Rest and Recovery
Have at least one rest day per week, ideally with a recovery session and utilise your recovery techniques daily.
There’s no room for being a hero and skipping recovery (rest days, recovery sessions and techniques). Rest days allow your muscles and endocrine system to bounce back, additionally every 4-6 weeks you should have a light week to allow your body to adapt/improve, or else you will keep fatiguing and actually start to see a decrement in your performance in training and racing (this is called overtraining).
Recovery sessions are a great idea on the day following big training sessions or races. This can include pool/ocean work, or light walking and mobilisation (try wearing compression gear) and help increase blood flow to the areas without causing further fatigue, meaning that you can get back to training harder sooner.
Post-session acute recovery techniques should be completed after every session and include your cool-down exercises, nutritional supplementation (protein, simple carbohydrates, hydration, and electrolytes – see page 100 for more information on running-specific nutrition) and contrast temperature showering/ice baths.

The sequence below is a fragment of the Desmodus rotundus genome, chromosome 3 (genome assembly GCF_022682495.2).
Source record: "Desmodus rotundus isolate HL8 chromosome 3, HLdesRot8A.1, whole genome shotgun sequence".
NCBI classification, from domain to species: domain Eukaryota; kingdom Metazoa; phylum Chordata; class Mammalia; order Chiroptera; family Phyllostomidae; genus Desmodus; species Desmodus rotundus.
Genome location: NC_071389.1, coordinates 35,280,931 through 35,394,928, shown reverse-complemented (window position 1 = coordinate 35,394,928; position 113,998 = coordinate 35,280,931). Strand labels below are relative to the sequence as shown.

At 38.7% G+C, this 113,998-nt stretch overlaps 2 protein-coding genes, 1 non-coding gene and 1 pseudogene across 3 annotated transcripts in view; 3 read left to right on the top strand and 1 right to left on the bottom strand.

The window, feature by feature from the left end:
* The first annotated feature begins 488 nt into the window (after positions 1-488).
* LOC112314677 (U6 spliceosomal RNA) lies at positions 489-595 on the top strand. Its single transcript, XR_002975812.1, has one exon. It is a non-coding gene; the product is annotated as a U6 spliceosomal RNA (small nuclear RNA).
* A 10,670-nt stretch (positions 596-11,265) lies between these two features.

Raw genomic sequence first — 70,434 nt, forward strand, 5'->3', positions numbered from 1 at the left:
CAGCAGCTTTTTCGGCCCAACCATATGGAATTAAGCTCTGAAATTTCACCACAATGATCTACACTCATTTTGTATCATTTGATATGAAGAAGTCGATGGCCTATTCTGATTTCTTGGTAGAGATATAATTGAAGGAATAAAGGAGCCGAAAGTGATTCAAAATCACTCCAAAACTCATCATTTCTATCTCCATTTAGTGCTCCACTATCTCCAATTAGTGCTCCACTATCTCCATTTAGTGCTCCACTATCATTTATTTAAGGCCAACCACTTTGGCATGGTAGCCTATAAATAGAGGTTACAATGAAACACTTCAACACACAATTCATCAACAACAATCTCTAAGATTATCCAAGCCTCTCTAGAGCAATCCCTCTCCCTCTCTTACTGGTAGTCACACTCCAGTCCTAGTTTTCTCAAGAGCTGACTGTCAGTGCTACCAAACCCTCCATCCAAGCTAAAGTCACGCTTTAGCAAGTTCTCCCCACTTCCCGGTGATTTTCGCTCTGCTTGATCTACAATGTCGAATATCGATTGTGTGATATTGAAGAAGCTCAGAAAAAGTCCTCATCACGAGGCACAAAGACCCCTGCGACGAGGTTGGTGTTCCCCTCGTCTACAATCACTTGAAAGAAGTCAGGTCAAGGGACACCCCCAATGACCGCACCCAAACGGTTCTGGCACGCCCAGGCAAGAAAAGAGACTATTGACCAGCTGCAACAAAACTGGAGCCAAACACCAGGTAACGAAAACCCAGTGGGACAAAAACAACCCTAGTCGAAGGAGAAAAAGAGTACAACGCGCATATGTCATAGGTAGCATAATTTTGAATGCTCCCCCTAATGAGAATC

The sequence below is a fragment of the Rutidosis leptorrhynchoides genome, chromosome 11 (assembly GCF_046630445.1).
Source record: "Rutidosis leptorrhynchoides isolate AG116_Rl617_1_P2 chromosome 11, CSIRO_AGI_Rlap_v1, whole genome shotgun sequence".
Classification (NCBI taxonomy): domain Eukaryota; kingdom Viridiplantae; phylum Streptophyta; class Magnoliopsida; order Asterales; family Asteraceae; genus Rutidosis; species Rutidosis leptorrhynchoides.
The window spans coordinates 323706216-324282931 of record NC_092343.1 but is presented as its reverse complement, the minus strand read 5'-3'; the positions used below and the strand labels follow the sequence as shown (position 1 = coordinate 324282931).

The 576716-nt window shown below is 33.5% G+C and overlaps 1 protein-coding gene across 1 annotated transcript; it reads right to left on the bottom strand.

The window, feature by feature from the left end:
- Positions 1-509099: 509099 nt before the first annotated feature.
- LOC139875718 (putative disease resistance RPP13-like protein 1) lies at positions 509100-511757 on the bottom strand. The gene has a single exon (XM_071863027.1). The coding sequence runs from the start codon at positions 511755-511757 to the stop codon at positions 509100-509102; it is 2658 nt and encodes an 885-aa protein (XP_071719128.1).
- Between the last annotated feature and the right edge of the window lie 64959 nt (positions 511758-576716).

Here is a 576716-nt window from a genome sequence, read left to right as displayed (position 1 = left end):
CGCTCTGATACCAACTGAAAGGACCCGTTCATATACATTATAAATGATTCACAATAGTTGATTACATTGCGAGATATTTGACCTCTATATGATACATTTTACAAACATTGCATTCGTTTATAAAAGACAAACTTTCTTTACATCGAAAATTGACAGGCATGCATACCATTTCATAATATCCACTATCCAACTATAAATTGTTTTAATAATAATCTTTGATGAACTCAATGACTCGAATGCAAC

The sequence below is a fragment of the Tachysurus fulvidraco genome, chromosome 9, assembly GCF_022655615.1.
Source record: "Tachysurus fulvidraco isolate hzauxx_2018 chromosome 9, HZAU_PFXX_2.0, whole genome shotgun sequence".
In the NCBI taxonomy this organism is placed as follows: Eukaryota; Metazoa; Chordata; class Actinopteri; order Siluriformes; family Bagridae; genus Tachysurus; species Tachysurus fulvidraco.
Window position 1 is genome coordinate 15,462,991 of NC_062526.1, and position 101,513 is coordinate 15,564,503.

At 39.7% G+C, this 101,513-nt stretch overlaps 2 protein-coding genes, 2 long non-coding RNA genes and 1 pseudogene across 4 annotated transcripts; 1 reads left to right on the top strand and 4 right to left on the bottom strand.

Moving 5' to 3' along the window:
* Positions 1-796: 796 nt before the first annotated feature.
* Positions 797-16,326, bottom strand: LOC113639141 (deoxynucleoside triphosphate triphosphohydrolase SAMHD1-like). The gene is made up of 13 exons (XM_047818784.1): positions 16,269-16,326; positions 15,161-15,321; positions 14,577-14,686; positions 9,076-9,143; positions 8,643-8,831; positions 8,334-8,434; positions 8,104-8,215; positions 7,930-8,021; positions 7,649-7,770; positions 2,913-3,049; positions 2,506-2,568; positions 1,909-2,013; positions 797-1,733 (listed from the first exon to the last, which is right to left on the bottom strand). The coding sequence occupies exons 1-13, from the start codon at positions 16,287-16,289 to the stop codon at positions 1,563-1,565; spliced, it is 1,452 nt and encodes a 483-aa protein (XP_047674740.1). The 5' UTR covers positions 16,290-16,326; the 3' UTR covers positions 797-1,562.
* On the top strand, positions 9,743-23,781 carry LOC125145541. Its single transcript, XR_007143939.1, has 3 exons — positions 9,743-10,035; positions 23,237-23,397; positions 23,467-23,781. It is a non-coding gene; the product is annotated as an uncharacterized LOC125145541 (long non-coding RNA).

Tapering should be factored into your program, depending on training load and the race distance, usually step back the training volume a week out from the race, performing a few speed sessions and short runs. Make sure you are getting at least eight hours sleep a night for maximal physical recovery. When used well these rest days, recovery sessions and techniques - as well as tapering - will mean you recover better form every session and every race, allowing you to train harder and avoid injury, thus optimising performance on every race day!
||Stability & Core
||Flexibility & Release
||Stability & Core
||Flexibility & Release
||Flexibility & Release
ABOUT THE AUTHOR: Neil Russell is VIP Trainer for Atleta Fitness and Isowhey Sports and has over 10 years experience in personal training, strength and conditioning coaching and exercise rehabilitation. He has been a strength and conditioning coach for Australian and NZ representative athletes and a PT for internationally acclaimed actors, models and media personalities.